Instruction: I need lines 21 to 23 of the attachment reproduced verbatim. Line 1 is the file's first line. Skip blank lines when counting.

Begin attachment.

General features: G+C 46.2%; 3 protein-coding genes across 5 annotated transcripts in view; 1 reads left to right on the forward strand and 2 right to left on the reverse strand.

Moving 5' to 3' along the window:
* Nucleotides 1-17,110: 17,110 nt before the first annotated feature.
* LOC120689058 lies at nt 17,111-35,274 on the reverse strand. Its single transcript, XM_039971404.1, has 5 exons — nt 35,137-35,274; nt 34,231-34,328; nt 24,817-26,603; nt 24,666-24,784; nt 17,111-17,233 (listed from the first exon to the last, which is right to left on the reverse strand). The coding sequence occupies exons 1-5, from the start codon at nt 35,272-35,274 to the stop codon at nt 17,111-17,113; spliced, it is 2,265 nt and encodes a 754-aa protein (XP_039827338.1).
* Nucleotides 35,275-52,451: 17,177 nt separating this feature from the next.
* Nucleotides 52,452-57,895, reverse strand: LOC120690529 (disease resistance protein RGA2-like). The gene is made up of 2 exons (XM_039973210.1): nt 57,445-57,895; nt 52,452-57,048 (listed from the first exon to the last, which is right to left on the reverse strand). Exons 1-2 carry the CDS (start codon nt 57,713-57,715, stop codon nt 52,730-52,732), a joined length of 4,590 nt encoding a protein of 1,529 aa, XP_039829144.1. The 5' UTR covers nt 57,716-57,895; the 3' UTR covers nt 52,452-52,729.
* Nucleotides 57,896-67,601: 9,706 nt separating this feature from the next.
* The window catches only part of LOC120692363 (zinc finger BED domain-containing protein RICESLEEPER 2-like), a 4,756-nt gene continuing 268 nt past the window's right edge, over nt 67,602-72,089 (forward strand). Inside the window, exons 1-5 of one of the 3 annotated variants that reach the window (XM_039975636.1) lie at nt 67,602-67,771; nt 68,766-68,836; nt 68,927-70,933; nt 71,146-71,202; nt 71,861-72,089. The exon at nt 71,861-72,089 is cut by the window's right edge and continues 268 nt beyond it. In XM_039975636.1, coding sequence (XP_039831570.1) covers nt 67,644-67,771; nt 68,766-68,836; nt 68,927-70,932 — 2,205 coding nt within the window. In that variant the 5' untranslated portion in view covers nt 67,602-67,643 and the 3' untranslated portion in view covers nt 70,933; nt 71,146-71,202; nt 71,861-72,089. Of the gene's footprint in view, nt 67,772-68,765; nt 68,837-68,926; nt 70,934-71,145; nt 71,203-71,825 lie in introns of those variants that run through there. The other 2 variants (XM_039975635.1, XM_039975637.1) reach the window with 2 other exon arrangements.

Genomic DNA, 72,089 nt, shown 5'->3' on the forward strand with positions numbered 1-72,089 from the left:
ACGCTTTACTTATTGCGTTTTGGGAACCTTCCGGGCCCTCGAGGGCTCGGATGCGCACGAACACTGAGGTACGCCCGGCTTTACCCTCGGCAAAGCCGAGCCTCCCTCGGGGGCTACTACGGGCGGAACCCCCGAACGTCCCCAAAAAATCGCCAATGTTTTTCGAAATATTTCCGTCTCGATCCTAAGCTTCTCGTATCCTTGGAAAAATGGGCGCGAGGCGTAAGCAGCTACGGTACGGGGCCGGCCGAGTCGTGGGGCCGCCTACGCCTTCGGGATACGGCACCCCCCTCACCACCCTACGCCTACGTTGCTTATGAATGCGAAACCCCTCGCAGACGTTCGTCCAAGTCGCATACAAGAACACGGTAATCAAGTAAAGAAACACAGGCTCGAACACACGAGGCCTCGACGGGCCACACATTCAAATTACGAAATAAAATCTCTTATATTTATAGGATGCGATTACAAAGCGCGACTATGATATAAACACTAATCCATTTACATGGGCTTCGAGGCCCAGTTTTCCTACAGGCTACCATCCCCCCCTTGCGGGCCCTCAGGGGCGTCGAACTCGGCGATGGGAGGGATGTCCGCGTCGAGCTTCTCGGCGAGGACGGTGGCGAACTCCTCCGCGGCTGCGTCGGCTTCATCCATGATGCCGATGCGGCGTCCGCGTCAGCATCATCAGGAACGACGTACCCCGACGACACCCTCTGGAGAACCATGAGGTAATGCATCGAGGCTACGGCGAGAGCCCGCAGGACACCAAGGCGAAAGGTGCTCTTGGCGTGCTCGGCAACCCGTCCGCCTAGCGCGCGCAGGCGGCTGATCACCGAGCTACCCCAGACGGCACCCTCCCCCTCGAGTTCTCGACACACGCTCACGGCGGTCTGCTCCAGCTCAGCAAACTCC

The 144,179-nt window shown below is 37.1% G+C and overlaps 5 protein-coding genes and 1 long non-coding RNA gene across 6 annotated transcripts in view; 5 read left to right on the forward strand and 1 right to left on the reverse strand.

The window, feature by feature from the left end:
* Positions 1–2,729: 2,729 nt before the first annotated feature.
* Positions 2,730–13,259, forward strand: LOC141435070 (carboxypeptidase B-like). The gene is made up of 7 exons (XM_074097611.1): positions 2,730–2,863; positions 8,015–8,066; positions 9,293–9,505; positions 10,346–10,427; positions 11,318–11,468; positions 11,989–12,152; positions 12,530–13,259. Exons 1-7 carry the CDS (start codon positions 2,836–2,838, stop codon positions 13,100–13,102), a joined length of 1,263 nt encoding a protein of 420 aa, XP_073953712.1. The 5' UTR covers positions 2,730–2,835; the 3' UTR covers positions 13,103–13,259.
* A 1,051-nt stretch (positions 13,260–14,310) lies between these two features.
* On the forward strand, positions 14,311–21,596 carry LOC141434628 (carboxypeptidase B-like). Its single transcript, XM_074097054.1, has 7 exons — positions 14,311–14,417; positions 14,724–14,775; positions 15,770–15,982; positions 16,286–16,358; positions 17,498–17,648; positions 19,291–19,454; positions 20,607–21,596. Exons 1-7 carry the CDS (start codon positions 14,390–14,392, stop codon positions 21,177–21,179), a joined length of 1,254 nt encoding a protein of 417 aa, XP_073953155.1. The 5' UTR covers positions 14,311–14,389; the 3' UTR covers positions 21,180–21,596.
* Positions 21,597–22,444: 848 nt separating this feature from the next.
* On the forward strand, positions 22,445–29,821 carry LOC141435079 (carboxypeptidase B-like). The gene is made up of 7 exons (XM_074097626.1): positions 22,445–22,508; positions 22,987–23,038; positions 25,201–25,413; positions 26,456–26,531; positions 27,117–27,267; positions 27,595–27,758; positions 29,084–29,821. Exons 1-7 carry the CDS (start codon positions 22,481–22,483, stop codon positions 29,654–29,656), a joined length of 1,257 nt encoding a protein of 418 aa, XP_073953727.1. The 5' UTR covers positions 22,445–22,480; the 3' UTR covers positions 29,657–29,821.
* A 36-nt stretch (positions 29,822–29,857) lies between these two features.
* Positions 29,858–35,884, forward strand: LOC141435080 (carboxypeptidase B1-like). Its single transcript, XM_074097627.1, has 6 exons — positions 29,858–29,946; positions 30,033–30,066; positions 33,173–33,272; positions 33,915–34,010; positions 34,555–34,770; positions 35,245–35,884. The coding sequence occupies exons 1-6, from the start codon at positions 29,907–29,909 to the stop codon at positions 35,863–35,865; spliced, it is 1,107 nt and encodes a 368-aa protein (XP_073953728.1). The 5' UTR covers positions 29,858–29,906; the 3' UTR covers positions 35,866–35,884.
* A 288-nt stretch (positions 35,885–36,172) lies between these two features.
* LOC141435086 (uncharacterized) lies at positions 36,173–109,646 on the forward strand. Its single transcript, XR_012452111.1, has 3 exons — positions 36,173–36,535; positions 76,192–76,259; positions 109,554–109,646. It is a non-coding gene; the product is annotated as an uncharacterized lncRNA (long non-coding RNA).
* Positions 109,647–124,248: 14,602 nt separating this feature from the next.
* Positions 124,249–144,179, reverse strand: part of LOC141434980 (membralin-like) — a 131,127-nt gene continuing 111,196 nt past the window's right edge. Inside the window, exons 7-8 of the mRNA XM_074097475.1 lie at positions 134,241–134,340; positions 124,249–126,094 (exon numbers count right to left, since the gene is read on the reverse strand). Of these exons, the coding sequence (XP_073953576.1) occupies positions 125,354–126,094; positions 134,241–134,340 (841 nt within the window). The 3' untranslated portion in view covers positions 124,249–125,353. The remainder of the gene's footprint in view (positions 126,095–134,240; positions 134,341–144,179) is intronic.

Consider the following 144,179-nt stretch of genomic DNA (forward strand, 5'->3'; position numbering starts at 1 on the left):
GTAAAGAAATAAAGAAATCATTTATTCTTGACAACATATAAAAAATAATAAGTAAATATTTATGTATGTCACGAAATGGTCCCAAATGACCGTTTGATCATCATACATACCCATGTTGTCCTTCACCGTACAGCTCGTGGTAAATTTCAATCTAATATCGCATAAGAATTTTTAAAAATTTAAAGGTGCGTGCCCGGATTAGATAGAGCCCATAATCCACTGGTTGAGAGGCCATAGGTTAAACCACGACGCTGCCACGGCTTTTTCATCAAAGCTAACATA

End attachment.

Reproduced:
* A 288-nt stretch (positions 35,885–36,172) lies between these two features.
* LOC141435086 (uncharacterized) lies at positions 36,173–109,646 on the forward strand. Its single transcript, XR_012452111.1, has 3 exons — positions 36,173–36,535; positions 76,192–76,259; positions 109,554–109,646. It is a non-coding gene; the product is annotated as an uncharacterized lncRNA (long non-coding RNA).
* Positions 109,647–124,248: 14,602 nt separating this feature from the next.